It’s self-evident that helping others is helpful to those being helped. But a recent study¹ has found that giving – in the form of helping others – is also beneficial to the helper’s health and longevity.
The study looked at 846 subjects from the Detroit area. The subjects completed baseline interviews identifying stressful experiences in the previous year and whether or not they had helped others. Then newspaper obituaries and public records were monitored for participant mortality over the next five years.
The researchers concluded that “stress did not predict mortality risk among individuals who provided help to others in the past year…, but stress did predict mortality among those who did not provide help to others.”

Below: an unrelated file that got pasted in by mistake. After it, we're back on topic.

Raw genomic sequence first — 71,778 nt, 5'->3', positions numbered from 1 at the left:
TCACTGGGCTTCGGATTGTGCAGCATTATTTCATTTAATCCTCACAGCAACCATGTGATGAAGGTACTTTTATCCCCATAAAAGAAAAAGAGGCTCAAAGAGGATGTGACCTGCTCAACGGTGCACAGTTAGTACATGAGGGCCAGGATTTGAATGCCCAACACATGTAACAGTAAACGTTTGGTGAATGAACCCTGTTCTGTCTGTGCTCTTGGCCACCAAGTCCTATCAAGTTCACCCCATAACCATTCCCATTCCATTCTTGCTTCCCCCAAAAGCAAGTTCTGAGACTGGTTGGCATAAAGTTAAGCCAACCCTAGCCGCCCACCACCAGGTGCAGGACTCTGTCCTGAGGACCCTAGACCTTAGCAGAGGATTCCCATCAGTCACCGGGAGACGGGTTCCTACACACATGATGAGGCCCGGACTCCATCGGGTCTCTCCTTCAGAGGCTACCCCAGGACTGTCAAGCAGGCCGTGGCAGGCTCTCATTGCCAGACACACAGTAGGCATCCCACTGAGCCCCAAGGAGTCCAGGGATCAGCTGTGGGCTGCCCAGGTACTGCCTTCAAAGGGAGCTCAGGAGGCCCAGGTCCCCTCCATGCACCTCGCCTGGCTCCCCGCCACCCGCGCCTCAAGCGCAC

A little confusing, perhaps, but the short of it is, the study says that givers – those who provided help to others – were shielded from the effects of stress that contribute to mortality. Doing good is good for health and longer life.
Perhaps the early Christians were on to this and this is one reason why the Christian New-Testament urges: “Let us not be weary in well-doing: for in due season we shall reap, if we faint not. As we have therefore opportunity, let us do good unto all men…“²